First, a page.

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The Care of an Asian Giant Leaf Turtle

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Asian giant leaf turtles (Heosemys grandis) are also known as giant leaf terrapins, Asian giant wood turtles and giant Asian pond turtles. These large reptiles are listed as vulnerable by the IUCN Red List of Threatened Species due largely to habitat loss and hunting. Heosemys grandis are semi-aquatic -- they require access to water as juveniles but are primarily terrestrial as adults.


Hatchlings and juvenile Asian giant leaf turtles are round when viewed from above, but become more elongated with age. The carapace of an Asian giant leaf turtle is dark olive to charcoal in color and studded with small spiky protrusions in the rear, while the shell covering the underbelly is yellow. The head and feet are typically a light gray to light brown, and albino Asian giant leaf turtles are not uncommon. Adult Asian giant leaf turtles can reach 17 inches in length.


Asian giant leaf turtle young spend 90 percent of their time in the water before moving to land. Once on ground, Asian giant leaf turtles remain near water, mostly to bask. The habitat of adult Asian giant leaf turtles consists of brush and vegetation, and in some cases these turtles will climb low-lying branches of trees. In captivity, Asian giant leaf turtles require access to warm, clean water and a large enclosure -- not a tank -- in which to roam around. Asian giant leaf turtles are very active during the day.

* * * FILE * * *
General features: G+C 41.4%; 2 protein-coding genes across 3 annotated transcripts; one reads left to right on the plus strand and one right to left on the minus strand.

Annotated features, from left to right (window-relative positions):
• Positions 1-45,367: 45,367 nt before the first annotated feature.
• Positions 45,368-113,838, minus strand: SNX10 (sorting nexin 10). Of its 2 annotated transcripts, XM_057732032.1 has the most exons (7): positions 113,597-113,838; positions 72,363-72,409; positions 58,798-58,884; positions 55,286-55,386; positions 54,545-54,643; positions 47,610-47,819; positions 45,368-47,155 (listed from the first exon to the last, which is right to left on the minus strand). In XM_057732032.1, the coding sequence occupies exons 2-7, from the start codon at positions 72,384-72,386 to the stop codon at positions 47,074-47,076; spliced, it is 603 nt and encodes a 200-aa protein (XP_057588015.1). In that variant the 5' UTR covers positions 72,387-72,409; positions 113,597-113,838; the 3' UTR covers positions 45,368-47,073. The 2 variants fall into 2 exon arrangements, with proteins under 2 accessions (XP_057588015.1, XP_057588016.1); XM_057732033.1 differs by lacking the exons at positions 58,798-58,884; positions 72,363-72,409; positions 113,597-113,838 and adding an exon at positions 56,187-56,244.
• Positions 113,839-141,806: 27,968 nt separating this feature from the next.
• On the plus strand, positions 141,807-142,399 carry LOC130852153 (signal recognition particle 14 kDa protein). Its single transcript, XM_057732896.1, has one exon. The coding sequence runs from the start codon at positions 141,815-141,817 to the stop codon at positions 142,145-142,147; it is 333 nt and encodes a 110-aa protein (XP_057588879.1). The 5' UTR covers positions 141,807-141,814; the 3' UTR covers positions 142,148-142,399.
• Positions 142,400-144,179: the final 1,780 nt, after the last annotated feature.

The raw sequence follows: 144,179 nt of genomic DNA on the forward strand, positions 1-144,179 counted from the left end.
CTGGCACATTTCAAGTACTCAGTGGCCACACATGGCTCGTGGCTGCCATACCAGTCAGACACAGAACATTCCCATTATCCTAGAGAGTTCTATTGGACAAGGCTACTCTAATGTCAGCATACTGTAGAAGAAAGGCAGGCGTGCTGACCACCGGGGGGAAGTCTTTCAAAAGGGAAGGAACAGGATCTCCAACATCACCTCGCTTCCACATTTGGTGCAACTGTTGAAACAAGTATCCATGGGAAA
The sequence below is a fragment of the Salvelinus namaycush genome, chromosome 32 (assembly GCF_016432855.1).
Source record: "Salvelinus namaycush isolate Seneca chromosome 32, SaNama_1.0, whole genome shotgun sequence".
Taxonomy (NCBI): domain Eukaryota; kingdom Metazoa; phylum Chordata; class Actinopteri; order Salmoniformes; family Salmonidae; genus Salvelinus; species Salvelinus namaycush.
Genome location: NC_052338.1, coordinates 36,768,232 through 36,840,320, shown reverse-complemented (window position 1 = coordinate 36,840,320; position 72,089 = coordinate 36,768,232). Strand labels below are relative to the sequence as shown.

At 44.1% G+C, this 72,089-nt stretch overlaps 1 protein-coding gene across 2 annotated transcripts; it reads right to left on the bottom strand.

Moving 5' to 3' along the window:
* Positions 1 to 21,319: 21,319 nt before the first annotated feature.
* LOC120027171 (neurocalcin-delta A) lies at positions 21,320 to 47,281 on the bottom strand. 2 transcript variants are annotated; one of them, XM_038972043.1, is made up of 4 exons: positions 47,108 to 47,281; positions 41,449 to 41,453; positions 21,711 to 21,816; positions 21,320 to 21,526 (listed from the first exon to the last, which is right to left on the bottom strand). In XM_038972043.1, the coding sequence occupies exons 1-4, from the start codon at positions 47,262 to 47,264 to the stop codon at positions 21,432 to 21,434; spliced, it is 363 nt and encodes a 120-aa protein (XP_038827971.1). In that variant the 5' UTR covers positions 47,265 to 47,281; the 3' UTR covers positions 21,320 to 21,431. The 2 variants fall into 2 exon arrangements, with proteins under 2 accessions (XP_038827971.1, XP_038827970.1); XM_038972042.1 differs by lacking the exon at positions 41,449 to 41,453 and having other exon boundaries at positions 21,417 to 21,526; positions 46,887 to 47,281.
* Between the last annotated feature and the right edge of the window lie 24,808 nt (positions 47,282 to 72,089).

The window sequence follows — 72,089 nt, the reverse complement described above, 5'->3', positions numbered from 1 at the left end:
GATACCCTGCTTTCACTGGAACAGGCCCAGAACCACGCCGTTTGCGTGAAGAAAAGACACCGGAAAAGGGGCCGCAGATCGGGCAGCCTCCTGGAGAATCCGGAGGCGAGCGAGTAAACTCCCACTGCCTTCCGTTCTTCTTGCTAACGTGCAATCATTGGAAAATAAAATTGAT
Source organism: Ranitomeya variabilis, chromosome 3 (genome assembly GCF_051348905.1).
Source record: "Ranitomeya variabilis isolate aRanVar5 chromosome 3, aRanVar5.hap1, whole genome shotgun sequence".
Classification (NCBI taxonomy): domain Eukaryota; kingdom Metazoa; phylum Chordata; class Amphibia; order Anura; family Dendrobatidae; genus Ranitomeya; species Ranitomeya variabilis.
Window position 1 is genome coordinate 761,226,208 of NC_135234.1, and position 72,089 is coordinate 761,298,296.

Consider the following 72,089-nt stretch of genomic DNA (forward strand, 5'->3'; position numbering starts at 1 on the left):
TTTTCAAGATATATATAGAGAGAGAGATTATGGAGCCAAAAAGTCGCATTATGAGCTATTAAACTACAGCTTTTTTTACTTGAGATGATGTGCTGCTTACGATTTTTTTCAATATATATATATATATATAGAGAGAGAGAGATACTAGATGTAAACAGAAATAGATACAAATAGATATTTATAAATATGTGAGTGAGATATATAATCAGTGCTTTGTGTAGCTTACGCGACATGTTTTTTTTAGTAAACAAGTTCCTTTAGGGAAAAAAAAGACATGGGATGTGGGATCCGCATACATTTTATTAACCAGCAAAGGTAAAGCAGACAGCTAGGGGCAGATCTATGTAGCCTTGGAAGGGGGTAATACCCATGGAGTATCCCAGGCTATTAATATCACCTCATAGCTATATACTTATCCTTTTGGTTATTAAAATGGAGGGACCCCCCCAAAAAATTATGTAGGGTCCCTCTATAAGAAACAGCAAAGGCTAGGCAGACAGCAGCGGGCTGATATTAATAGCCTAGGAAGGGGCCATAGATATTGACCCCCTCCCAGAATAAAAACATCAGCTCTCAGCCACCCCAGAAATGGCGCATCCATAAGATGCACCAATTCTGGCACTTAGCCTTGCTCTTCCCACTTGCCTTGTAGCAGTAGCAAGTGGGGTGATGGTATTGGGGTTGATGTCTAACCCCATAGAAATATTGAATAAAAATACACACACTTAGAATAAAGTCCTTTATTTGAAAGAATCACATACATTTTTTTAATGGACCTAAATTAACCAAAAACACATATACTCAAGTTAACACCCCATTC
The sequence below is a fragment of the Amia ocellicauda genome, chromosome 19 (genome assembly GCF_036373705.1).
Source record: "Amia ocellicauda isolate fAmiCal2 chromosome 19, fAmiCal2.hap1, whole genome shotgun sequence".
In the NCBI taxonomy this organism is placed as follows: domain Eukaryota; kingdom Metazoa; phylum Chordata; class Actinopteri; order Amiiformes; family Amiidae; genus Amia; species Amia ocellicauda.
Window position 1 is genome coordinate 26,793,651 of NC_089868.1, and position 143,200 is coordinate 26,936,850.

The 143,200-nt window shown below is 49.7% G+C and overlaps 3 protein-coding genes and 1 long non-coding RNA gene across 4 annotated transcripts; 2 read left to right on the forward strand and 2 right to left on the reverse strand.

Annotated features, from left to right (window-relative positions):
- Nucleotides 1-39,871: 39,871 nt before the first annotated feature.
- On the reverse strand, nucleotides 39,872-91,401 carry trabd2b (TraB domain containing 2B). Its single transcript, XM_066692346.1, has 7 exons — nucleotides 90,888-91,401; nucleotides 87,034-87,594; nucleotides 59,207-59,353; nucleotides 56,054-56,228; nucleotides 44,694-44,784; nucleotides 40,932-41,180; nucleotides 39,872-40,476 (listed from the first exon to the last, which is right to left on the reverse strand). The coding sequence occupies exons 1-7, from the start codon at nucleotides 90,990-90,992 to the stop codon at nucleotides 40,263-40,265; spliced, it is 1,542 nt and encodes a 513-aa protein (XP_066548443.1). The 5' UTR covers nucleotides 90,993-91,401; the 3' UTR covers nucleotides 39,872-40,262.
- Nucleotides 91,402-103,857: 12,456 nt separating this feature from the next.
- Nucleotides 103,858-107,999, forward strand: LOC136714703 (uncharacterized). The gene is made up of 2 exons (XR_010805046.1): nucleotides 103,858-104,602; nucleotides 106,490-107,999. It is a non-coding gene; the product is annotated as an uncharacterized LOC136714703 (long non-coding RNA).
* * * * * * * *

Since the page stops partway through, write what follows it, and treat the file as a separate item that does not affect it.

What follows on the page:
Although herbivorous in the wild, Asian giant leaf turtles thrive on omnivorous diets in captivity. In nature, these reptiles indulge in fruits and vegetation, enjoying in particular the stalks, leaves and bulbs of the water hyacinth. Pet Asian giant leaf turtles eat a mixture of fruits such as melons and mangoes, vegetables such as squash, sweet potato and carrots and proteins from pre-prepared turtle mixes, earthworms and even pink baby mice. During feeding times, Asian giant leaf turtles can become aggressive, snapping at fingers and ankles of caretakers.

Tips and Tricks

Asian giant leaf turtles should be kept warm and dry; although these turtles are quite hardy, cold and wet weather causes respiratory problems as well as other health issues. Commonly found in ornamental Buddhist monastery gardens, Asian giant leaf turtles are known for having a playful and easily tamed personality, and do well in an environment with plenty of space and access to the outdoors. Asian giant leaf turtles love to explore and can be found checking out low tree branches, sunning at water edges and even burying themselves in mulch.